Specialty Properties

Some hotels focus on specific trip purposes.

  • Conference Center

Businesses and organizations can host their event at a conference center, which has the amenities needed for a conference. To call themselves conference centers, these specialty properties need to follow the International Association of Conference Centers (IACC) guidelines.

  • Convention Center

A similar setup is that of a convention center. It has the main focus of hosting conventions and must not be part of the Conference Center Group (CCG). Instead, these properties fit the requirements of conventions with meeting facilities of 20,000 square feet or larger and 300 or more rooms.

  • Gaming/Casino Hotels

These properties put their focus on casino amenities, so their guests are able to enjoy a casino onsite of where they are staying.

  • Golf Property

These sites provide their guests with a golf course that is featured as one of the property’s amenities. A property does not receive this distinction for privileges on a golf course near the hotel, so a golf hotel ensures a certain experience for its guests.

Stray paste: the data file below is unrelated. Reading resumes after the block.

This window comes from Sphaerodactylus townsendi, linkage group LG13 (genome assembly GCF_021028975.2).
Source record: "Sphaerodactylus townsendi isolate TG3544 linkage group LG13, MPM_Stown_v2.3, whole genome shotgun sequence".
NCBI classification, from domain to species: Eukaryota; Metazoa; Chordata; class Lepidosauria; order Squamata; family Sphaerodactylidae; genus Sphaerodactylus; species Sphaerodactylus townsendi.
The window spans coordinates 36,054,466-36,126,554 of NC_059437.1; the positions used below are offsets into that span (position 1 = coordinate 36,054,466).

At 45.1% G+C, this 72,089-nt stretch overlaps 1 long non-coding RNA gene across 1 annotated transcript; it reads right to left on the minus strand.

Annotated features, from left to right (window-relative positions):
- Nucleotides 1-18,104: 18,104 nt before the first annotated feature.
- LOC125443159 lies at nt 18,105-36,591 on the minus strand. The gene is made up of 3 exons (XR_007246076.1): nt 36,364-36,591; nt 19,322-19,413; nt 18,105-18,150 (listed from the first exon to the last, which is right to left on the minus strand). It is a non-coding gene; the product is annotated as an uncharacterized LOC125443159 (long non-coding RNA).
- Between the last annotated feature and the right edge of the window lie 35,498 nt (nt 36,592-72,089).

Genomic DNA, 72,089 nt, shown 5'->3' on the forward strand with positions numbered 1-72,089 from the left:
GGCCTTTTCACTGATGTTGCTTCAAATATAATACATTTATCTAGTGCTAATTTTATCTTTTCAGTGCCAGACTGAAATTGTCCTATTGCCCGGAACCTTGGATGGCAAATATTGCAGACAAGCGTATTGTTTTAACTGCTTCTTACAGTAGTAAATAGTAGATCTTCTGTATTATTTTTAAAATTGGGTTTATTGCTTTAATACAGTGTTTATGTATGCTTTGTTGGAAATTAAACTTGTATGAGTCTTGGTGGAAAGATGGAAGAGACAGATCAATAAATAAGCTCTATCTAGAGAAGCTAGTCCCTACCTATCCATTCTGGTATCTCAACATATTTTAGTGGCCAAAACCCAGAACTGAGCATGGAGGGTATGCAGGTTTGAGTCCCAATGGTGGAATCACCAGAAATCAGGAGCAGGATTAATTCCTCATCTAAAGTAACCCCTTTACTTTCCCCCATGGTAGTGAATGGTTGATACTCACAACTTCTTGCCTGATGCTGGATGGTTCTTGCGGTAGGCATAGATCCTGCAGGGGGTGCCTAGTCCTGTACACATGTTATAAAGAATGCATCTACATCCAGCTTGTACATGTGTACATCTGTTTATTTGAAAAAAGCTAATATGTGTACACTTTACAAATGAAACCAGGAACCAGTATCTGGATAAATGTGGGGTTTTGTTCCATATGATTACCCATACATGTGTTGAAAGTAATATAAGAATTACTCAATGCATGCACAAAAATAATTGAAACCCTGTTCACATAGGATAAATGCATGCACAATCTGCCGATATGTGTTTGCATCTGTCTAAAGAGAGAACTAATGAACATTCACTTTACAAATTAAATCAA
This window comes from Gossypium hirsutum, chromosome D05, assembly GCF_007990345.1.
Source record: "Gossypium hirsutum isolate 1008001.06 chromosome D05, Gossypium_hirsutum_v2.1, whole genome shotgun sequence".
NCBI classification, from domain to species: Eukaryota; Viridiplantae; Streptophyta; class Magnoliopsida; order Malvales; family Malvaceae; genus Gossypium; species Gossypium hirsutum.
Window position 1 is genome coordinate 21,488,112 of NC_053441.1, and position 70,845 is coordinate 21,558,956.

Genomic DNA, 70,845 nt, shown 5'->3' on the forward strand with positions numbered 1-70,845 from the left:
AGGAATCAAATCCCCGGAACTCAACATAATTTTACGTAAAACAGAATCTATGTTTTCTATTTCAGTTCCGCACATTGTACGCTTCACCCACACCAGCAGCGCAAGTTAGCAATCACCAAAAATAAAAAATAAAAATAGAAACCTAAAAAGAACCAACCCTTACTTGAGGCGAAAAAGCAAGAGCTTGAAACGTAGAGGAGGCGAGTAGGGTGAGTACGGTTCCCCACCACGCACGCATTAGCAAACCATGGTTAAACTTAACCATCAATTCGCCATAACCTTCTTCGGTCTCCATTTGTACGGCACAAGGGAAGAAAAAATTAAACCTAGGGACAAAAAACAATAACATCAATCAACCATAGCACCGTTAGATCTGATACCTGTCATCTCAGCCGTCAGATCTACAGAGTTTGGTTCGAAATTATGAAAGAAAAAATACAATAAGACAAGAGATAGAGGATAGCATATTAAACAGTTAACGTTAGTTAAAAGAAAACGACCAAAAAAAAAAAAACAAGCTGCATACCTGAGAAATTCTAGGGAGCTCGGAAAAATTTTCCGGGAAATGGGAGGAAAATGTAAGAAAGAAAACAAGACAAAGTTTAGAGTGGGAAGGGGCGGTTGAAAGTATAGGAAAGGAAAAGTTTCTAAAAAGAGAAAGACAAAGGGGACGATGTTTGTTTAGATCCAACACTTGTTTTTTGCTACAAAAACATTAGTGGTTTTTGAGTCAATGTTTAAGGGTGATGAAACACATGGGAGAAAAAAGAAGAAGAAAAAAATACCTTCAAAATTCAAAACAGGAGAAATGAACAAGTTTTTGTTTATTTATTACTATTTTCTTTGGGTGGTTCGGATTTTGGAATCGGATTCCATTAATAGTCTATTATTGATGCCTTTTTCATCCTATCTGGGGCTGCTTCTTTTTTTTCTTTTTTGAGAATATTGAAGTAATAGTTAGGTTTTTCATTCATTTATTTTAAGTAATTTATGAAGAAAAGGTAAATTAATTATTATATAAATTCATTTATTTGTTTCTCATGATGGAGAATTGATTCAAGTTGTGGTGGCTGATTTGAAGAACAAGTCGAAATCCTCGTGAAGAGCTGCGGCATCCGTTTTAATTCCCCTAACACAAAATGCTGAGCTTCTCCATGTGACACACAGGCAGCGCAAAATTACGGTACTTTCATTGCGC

• Ski Hotel

These hotels offer onsite access to ski slopes as a major amenity. Someone staying here has the luxury of skiing onsite and then returning to the hotel to dry off, get warm and relax.

  • Spa Property

Rather than offering a couple of spa services, this type of hotel includes an onsite spa facility with rejuvenative spa treatments provided by full-time staff members.

  • Waterpark Property

These sites offer guests the amenity of a waterpark as part of the resort. They are distinguished by room rentals along with an onsite indoor or outdoor waterpark of at least 10,000 square feet, with the stay inclusive of waterpark features such as slides and tubes.

As you can see, there is a broad range of hotel types available. Some are budget, some mid-level and some higher end. Some provide a basic stay while others offer high-class or unique amenities. The type of hotel determines the focus, whether it might be the comfort of the stay itself, a certain onsite feature or the culture of the area. Guests have different expectations based on the type of hotel, and as a staff member, you would adjust your role to fit the setting.

Written by

Got a story to share? Become an EHL Insights contributor

Learn More
Keep reading
Service Culture
service design
Article

An introduction to Service Design

Restaurant Management
What is a POS system?
Article

What is a POS system?